Symptoms of Pulmonary Fibrosis
What You Can Do To Make It Better
How Do We Define Pulmonary Fibrosis?
Breathing comes naturally to many of us. In doing so, we breathe in much needed oxygen into our bloodstream, which enables the body to work and grow. Almost every day, an average person will breathe in and out nearly 25,000 times. Now imagine having a lung disease and struggling just to do this very simple action. Pretty scary if you think about it!
One such lung disease is that of pulmonary fibrosis. Pulmonary fibrosis is a disease in which the lungs become scarred, causing the intricate passageways inside the lungs to thicken and harden. Hardening of passageways inside the lungs makes it difficult for oxygen to pass through the walls of the tiny air sacs (alveoli) into the bloodstream. The lack of oxygen in the bloodstream leaves sufferers of pulmonary fibrosis short of breath even after periods of prolonged rest. Pulmonary fibrosis is a progressive disease in which sufferers get worse over time, sometimes slowly and other times rapidly. Idiopathic pulmonary fibrosis is a form of pulmonary fibrosis that has no known cause.
Symptoms of Pulmonary Fibrosis
The symptoms of pulmonary fibrosis differ from person to person. Sometimes symptoms will progress very quickly, and other times symptoms will remain mild to moderate for years until progressing rapidly in later stages. Sufferers may experience episodes in which their symptoms suddenly worsen; these episodes are referred to as acute flare-ups of the disease. Shortness of breath is the most common complaint of pulmonary fibrosis sufferers, other symptoms include:
- Achy joints
- Weight loss
Unfortunately, the scarring that occurs from pulmonary fibrosis cannot be reversed. On top of that, no current treatment can stop the progression of the disease. Treatment for pulmonary fibrosis may include the uses of medications, oxygen therapy, surgery and pulmonary rehabilitation classes. While each treatment is basically targeted at helping relieve the conditions of the disease. Surgery is considered as the last resort as a lung transplant is required. But there is hope with treatment through the use of cellular therapy for pulmonary fibrosis.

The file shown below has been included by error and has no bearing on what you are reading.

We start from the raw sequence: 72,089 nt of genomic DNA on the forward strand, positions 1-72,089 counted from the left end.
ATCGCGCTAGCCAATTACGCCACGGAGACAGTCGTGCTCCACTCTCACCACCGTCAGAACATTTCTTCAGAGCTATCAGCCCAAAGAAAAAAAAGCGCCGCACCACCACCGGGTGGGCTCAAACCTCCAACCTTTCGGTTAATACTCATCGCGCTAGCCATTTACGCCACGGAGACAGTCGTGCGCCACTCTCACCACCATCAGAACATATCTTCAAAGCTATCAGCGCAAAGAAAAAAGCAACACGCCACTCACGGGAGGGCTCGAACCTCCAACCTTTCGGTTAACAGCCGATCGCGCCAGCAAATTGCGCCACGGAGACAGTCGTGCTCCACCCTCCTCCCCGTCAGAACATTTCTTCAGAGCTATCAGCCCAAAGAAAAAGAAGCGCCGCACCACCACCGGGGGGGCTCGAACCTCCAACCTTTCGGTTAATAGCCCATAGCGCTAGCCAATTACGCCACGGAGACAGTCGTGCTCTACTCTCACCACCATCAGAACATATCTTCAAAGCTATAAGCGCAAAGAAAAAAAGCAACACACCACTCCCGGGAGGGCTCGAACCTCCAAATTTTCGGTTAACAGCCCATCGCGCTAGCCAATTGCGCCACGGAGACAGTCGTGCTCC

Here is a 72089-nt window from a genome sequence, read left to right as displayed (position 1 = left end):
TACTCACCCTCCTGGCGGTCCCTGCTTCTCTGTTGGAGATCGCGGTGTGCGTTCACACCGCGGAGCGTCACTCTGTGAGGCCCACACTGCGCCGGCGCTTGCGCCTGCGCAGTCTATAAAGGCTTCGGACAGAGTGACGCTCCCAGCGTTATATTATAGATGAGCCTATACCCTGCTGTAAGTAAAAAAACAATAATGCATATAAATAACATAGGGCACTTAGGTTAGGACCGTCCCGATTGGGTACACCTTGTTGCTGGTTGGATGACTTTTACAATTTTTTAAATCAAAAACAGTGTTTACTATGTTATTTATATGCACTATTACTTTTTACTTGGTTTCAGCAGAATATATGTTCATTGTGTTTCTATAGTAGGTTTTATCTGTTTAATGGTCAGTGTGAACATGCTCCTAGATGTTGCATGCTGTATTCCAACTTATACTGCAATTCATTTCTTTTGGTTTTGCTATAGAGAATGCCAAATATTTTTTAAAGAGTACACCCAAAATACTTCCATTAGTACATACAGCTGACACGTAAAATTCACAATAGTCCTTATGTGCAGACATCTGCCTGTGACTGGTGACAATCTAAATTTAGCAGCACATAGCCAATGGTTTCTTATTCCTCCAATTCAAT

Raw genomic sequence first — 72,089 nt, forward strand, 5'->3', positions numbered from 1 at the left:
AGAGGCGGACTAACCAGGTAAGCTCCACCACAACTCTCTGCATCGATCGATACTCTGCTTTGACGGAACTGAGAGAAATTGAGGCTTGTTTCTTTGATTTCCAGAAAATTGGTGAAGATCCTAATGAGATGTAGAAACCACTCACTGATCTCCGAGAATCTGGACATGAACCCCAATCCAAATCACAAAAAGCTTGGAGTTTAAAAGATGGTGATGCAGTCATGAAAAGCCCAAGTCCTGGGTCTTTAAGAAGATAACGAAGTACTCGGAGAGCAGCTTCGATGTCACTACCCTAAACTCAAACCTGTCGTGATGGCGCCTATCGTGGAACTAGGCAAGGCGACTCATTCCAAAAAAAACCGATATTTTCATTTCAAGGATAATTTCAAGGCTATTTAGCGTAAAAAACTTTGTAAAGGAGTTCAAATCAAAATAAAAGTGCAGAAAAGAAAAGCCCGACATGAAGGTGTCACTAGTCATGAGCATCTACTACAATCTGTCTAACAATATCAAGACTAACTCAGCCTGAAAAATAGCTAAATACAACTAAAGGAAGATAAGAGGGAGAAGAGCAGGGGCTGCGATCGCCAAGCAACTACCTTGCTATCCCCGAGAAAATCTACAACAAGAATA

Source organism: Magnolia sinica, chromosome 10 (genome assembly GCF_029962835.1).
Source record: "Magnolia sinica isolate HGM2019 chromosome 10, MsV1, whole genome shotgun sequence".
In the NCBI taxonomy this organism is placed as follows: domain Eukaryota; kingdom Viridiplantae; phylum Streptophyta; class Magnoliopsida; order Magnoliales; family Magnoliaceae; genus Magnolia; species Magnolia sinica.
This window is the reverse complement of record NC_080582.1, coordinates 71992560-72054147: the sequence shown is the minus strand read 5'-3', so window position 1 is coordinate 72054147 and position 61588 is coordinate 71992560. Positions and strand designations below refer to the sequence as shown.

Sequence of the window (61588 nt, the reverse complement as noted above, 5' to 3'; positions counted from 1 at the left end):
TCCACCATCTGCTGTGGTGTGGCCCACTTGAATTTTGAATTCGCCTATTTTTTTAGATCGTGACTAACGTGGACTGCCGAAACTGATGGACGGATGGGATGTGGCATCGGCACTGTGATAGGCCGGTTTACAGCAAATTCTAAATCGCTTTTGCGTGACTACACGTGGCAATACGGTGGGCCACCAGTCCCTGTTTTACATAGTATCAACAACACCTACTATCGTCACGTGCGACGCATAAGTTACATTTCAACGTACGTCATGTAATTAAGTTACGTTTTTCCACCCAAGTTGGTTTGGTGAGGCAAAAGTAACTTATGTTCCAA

Cellular Therapy for Pulmonary Fibrosis
In the case of pulmonary fibrosis, autologous cells are used; this means the cells come from the patient’s body. These cells are found in bone marrow or in blood (venous). Venous cells have the capacity to form many types of differentiated cells. During the procedure, cellular therapy involves isolating adult cells from bone marrow and blood requiring special laboratory techniques to collect. After extraction, the cells are isolated. At this point, the cells are returned to the patient intravenously. The minimally invasive therapy can be performed as an outpatient procedure in a clinical setting under the supervision of a professional. It takes a physician that has sought specific training to perform cellular therapy adequately, safely and successfully.
If you would like to find out more about how our treatment can relieve the symptoms of pulmonary fibrosis, please contact one of our patient care coordinators today at (800) 729-3065 to schedule a free consultation.